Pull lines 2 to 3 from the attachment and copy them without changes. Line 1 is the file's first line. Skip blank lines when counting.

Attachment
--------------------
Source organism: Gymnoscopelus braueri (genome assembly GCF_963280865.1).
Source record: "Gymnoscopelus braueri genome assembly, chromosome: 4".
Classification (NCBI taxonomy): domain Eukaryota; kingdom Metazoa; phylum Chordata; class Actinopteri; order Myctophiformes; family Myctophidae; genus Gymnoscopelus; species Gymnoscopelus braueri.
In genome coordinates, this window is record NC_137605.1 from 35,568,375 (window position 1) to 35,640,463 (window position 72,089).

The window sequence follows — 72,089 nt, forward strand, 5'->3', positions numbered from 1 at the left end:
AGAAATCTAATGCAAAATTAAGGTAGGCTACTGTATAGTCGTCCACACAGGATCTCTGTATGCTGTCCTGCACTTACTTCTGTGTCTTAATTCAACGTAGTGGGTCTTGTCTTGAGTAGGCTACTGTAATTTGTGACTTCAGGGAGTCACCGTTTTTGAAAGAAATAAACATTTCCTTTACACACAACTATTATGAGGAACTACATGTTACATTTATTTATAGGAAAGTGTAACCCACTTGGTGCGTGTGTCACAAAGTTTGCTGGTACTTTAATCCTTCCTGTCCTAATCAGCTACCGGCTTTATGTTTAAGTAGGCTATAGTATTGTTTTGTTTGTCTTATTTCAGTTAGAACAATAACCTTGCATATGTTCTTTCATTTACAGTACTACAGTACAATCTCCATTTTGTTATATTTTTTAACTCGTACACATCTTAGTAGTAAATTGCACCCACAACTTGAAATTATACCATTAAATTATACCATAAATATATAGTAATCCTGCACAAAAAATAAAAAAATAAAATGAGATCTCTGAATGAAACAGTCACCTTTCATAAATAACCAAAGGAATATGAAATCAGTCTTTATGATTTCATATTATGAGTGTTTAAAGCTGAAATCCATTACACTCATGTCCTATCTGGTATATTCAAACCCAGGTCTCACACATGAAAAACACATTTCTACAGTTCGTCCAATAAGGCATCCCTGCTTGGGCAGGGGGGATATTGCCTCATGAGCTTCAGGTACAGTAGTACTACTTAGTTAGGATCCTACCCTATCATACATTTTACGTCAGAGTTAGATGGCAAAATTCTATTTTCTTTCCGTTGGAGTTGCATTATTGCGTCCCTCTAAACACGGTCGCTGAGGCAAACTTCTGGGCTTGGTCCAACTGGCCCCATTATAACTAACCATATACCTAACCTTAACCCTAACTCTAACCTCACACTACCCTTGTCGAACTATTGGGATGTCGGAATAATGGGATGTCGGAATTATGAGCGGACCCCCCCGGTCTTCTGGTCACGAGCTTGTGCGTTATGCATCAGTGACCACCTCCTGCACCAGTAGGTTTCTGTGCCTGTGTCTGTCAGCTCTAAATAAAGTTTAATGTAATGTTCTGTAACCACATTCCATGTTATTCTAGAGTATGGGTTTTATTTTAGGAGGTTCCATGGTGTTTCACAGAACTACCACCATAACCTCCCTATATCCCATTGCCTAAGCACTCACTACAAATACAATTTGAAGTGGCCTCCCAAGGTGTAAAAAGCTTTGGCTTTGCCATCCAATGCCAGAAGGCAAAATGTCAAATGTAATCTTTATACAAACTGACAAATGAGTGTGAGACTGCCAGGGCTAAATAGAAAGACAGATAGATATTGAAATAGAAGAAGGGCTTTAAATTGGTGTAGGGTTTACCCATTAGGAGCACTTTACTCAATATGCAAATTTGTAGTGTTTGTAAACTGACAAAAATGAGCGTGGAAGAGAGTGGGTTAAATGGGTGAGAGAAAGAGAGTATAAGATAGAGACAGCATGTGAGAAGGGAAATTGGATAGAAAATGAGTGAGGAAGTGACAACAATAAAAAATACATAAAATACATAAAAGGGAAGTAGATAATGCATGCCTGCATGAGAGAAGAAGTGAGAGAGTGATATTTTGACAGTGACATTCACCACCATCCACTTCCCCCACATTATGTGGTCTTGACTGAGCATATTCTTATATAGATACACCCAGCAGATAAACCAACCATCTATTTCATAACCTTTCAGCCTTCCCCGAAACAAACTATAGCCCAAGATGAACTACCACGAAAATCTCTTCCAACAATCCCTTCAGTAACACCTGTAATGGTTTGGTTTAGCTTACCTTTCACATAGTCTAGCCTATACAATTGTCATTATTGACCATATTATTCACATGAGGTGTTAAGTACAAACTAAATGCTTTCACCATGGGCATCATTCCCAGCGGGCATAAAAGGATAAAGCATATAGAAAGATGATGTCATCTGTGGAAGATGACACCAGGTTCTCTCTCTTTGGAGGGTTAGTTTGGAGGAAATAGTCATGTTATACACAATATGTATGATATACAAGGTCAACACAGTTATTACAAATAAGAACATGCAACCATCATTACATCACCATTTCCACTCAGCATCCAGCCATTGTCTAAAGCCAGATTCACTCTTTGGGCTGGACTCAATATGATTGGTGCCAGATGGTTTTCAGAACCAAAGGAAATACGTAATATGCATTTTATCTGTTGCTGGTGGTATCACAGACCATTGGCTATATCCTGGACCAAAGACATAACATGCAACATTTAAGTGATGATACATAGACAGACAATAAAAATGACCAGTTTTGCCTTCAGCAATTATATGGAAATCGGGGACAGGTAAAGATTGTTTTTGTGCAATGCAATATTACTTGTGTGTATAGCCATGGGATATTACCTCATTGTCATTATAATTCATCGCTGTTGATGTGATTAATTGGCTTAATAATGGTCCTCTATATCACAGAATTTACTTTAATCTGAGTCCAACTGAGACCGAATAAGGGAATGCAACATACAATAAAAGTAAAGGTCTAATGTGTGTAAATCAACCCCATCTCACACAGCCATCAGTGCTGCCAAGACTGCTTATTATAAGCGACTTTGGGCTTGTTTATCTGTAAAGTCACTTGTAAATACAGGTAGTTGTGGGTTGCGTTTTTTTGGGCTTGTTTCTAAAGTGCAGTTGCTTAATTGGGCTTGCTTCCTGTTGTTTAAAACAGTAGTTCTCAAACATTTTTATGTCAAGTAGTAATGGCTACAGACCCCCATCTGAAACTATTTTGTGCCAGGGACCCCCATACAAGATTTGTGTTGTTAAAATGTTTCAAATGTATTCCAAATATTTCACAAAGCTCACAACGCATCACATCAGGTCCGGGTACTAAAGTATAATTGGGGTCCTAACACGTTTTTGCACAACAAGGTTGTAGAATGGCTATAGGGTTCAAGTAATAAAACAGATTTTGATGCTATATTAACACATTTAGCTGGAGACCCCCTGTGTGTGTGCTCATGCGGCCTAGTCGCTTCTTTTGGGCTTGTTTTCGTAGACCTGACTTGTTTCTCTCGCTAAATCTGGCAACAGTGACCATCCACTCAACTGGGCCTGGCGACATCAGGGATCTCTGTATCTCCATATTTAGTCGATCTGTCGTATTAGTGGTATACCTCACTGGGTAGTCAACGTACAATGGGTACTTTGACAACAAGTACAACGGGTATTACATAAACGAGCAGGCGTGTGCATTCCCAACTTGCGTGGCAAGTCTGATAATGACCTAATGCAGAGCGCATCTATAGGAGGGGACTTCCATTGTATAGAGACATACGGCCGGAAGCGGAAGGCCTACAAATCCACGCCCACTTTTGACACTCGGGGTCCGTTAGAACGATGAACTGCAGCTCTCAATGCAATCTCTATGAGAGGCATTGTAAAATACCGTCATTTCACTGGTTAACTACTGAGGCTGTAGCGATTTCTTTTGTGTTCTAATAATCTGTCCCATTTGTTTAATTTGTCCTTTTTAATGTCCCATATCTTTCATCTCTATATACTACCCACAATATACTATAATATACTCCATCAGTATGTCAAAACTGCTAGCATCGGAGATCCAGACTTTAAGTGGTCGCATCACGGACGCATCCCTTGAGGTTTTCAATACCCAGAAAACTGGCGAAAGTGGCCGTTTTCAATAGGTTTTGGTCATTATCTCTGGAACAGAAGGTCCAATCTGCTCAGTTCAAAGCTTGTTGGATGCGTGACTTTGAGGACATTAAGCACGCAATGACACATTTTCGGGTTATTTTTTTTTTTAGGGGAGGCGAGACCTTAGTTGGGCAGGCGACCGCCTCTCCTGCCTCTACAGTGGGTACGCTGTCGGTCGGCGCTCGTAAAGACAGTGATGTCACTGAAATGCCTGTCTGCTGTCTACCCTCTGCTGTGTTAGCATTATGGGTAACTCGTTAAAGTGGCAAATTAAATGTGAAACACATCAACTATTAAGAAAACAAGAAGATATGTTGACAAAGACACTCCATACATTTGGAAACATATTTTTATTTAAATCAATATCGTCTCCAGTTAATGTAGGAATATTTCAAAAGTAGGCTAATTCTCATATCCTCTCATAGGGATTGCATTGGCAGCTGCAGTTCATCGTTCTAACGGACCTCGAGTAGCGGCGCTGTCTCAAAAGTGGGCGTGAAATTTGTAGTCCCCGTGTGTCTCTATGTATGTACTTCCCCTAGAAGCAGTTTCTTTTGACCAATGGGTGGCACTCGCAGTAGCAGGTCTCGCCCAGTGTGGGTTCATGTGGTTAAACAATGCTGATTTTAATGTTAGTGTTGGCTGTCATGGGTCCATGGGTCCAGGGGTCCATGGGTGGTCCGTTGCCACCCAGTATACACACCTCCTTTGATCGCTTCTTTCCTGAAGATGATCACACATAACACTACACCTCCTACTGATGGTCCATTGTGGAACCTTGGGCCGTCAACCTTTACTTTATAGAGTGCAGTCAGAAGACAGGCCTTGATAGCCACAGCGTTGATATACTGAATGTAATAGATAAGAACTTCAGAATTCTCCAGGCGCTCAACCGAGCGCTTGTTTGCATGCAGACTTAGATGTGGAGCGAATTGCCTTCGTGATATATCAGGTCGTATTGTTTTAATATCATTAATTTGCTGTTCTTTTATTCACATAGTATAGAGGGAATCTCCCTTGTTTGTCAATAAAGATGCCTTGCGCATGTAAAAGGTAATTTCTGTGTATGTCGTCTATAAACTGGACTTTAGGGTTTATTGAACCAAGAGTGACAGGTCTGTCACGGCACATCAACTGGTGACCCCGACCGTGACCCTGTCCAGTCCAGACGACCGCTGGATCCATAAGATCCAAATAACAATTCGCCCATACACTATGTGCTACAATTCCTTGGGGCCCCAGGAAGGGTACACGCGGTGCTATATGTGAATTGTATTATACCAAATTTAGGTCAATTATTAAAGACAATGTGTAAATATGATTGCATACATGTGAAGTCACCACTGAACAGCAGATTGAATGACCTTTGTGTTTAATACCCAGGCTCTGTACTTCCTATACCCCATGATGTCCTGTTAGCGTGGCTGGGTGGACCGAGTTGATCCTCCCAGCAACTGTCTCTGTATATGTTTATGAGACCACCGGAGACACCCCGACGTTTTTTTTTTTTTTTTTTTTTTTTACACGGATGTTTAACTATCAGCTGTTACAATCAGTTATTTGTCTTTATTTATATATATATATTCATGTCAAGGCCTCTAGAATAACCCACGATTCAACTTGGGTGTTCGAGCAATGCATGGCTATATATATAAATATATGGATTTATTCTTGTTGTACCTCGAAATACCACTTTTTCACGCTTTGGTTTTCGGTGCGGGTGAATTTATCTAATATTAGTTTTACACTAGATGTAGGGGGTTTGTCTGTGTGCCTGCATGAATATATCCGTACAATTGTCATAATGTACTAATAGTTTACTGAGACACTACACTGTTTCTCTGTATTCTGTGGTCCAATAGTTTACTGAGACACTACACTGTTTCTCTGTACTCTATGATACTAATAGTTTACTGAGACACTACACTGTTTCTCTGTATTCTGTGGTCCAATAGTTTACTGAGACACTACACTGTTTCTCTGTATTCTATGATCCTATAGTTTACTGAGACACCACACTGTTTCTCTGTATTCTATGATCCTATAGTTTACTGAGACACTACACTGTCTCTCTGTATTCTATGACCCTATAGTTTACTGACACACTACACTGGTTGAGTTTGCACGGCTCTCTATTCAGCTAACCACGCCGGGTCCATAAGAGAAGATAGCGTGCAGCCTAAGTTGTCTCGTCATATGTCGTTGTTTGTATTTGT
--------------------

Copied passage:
Source record: "Gymnoscopelus braueri genome assembly, chromosome: 4".
Classification (NCBI taxonomy): domain Eukaryota; kingdom Metazoa; phylum Chordata; class Actinopteri; order Myctophiformes; family Myctophidae; genus Gymnoscopelus; species Gymnoscopelus braueri.